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Science Forum

  1. Joined
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    24 May '19 18:562 edits
    This is about using AI to evolve better superconductors by making the AI evolve a model to optimisation where to position purposely made defects in the superconductor lattice to maximise the trapping of magnetic vortices that would otherwise tend to reduce the superconductor's critical temperature.

    https://phys.org/news/2019-05-power-ai-high-performance-evolution-superconductors.html
  2. Joined
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    27 May '19 16:29
    Here is another AI scientific application;

    https://medicalxpress.com/news/2019-05-artificial-intelligence-class-mutations-autism.html
  3. Joined
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    27 May '19 16:551 edit
    @humy said
    Here is another AI scientific application;

    https://medicalxpress.com/news/2019-05-artificial-intelligence-class-mutations-autism.html
    It'll be interesting to see whether any of their hits can be validated experimentally.
    In this case, the algorithm teaches itself how to identify biologically relevant sections of DNA and predicts whether those snippets play a role in any of more than 2,000 protein interactions that are known to affect the regulation of genes. The system also predicts whether disrupting a single pair of DNA units would have a substantial effect on those protein interactions.

    I have a basic question: Once the data output is generated from a self-taught computer, do the researchers know HOW the computer reached its conclusions as to what regions of DNA are biologically relevant?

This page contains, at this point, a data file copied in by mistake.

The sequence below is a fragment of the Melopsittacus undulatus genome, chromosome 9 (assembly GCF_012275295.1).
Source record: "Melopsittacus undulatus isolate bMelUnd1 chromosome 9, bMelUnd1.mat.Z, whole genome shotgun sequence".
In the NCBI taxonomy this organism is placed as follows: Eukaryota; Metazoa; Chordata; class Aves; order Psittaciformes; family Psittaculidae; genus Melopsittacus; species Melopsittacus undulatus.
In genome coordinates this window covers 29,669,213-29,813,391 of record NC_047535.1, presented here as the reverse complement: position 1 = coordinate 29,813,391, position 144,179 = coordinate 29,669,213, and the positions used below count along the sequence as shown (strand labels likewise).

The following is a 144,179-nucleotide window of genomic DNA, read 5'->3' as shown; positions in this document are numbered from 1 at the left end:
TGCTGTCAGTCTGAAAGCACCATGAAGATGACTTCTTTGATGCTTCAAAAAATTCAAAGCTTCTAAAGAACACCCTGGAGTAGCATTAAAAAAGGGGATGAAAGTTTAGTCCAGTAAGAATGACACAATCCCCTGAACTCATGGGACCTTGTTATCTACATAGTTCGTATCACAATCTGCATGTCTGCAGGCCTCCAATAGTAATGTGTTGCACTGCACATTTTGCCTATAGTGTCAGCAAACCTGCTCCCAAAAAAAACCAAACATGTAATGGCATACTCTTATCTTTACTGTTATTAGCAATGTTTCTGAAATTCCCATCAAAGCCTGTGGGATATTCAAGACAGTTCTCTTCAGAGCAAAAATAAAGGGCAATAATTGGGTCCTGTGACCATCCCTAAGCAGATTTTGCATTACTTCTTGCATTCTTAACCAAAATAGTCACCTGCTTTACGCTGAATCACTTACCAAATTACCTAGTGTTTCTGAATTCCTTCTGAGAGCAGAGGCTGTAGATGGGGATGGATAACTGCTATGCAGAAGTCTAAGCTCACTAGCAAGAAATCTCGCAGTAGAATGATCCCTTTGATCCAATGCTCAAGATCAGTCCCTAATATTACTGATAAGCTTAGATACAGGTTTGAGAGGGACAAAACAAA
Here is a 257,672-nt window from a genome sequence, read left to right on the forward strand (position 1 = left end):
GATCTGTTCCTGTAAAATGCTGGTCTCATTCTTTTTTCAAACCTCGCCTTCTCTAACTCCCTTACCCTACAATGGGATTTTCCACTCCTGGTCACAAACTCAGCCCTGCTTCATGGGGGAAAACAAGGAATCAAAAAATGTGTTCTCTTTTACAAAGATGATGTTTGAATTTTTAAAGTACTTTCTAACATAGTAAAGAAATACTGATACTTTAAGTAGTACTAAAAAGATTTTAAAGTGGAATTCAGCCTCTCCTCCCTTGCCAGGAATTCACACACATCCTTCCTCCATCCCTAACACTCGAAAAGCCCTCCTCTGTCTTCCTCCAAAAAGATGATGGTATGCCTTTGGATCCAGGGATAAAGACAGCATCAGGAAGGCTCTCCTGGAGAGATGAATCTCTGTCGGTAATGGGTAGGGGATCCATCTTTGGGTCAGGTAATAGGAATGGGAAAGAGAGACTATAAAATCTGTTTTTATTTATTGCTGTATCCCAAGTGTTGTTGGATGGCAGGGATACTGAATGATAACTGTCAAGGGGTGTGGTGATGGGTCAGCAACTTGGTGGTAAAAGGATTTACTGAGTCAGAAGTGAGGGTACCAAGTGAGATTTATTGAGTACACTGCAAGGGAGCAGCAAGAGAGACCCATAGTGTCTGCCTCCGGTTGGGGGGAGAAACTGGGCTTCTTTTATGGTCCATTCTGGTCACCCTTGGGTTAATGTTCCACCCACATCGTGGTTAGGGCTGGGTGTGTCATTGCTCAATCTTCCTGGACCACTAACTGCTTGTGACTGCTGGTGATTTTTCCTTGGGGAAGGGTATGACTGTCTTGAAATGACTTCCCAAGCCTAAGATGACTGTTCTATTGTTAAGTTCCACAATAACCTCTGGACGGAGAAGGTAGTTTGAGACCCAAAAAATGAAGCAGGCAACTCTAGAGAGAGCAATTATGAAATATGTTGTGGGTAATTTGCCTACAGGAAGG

4. Joined
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    27 May '19 22:323 edits
    @wildgrass said
    I have a basic question: Once the data output is generated from a self-taught computer, do the researchers know HOW the computer reached its conclusions as to what regions of DNA are biologically relevant?
    Unfortunately I think the answer to your question is simply "No".
    This is because that link says;
    "The system uses an artificial intelligence technique called deep learning ..."
    And what is meant by "deep learning" in AI terminology is AI learning using "deep neural networks" which are neural networks with multiple hidden layers. One down side of using neural networks as opposed to using, say, an AI knowledge based system, is that it is generally very difficult to know HOW it reached its conclusion because that information is highly implicit and, especially if its an extremely complex neural network like deep neural networks are, tends to be 'hidden' in the neural network.
    In general, if you want to know HOW the computer reached its conclusions you must avoid using neural networks altogether but then avoiding neural networks altogether generally makes it a lot harder to get your computer to recognize complex patterns in noisy and fuzzy data.

    One of the things I am currently researching is a way around that using a new kind of AI 'logic' (too complicated to explain here) that should allow an AI, that is represented as software only in a conventional computer so it is NOT neural network, to STILL, despite NOT being a neural network, efficiently recognize complex patterns in noisy and fuzzy data AND then to still tell you clearly HOW it reached its conclusions. If you know anything about AI you should know that is a highly difficult non-trivial task and you may well be very sceptical I could achieve this.
  5. Standard memberKellyJay
    Walk your Faith
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    28 May '19 00:52
    @humy said
    This is about using AI to evolve better superconductors by making the AI evolve a model to optimisation where to position purposely made defects in the superconductor lattice to maximise the trapping of magnetic vortices that would otherwise tend to reduce the superconductor's critical temperature.